implementing portfolio refinements and assessing selective high-quality
acquisitions to supplement ITW’s long-term growth potential.

The Company previously communicated its intent to explore options, including
potential divestitures, for certain businesses with revenues totaling up to $1
billion. The Company expects any earnings per share dilution from divestitures
would be
20
——————————————————————————–

offset by incremental share repurchases. In the fourth quarter of 2019, the
Company completed the divestitures of three businesses and continues to evaluate
options for certain other businesses. However, due to the COVID-19 pandemic in
2020, the Company has deferred any further significant divestiture activity
until market conditions normalize. Refer to Note 3. Divestitures in Item 8.
Financial Statements and Supplementary Data for more information regarding the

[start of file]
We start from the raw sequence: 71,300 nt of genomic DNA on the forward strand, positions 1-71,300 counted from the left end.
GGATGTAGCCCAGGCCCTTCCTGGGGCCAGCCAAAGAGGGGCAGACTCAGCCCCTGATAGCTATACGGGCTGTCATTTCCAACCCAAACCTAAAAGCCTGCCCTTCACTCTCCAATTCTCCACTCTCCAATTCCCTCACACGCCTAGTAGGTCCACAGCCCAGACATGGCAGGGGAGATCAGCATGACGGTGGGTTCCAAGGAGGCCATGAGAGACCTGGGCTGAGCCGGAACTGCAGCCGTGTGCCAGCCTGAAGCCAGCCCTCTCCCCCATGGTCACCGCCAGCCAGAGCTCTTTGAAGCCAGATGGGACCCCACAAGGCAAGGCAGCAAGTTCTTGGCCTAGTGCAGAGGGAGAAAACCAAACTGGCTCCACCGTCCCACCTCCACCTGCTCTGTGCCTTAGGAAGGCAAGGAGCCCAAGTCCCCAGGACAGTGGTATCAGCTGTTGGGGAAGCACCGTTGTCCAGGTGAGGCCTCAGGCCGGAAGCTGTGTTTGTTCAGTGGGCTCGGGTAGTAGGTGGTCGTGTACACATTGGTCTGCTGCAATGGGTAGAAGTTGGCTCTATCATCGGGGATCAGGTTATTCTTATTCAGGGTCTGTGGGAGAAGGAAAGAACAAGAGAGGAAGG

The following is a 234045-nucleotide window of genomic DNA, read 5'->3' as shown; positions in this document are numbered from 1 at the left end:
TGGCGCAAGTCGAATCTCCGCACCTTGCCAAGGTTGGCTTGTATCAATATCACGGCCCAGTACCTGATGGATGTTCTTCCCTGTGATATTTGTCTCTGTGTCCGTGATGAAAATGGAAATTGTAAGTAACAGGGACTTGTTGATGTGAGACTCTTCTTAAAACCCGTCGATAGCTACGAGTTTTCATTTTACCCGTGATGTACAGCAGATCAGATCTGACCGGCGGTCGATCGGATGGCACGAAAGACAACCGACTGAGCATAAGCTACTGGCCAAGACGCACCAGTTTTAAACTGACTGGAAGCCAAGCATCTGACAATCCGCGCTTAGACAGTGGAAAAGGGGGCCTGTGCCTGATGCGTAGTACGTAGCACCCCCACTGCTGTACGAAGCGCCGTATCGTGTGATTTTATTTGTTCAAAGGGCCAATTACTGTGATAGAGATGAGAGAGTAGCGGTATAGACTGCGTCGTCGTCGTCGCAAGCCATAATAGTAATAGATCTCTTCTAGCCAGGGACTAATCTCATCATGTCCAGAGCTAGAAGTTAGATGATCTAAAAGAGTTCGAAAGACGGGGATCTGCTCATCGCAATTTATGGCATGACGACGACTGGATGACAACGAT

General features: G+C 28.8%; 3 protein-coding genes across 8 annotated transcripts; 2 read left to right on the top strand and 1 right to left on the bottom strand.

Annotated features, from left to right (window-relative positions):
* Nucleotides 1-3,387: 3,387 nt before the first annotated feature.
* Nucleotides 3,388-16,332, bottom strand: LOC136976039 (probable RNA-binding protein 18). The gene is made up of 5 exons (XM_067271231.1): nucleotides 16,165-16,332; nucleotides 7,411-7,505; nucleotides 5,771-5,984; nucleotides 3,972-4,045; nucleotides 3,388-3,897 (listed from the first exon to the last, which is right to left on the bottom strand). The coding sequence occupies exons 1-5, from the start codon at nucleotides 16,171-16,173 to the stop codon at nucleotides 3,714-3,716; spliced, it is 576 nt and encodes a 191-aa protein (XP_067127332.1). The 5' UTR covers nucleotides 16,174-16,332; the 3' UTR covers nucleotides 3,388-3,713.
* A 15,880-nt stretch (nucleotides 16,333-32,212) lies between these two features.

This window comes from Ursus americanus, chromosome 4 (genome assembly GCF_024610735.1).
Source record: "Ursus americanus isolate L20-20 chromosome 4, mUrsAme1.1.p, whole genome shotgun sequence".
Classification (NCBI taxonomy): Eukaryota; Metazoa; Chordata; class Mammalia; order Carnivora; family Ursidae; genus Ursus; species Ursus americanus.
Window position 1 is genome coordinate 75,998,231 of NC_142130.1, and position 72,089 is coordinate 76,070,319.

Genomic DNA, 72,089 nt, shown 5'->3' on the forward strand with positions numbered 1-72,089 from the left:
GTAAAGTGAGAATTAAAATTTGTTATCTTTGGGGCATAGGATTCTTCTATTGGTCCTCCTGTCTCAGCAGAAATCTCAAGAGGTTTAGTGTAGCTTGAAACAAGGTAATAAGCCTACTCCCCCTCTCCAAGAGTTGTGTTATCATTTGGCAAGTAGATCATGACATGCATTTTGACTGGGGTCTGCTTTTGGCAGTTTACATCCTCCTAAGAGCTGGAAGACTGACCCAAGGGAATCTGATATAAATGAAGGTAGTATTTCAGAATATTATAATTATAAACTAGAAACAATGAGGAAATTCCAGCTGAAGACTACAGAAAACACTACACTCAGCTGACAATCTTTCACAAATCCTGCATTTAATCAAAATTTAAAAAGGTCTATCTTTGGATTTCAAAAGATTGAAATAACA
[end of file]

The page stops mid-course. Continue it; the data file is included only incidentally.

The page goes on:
Company’s divestitures.

80/20 Front-to-Back Practice Excellence

The 80/20 Front-to-Back process is a rigorous, iterative and highly data-driven
approach to identify where the Company has true differentiation and the ability
to drive sustainable, high-quality organic growth. The Company simplifies and
eliminates complexity and redesigns every aspect of its business to ensure
focused execution on key opportunities, markets, customers, and products.

ITW will continue to drive 80/20 Front-to-Back practice excellence in every
division in the Company, every day. Driving strong operational excellence in the
quality of 80/20 Front-to-Back practice across the Company, division by
division, will produce further customer-facing performance improvement in a
number of the Company’s divisions and additional structural margin expansion at
the enterprise level.

Near-term Priorities

While it was the challenges brought about by the COVID-19 pandemic that
dominated the Company’s attention in 2020, it was the collection of capabilities
and competitive advantages that have been built and honed over the past eight
years through the execution of ITW’s enterprise strategy that provided the
Company with the options to respond. This, coupled with the proprietary and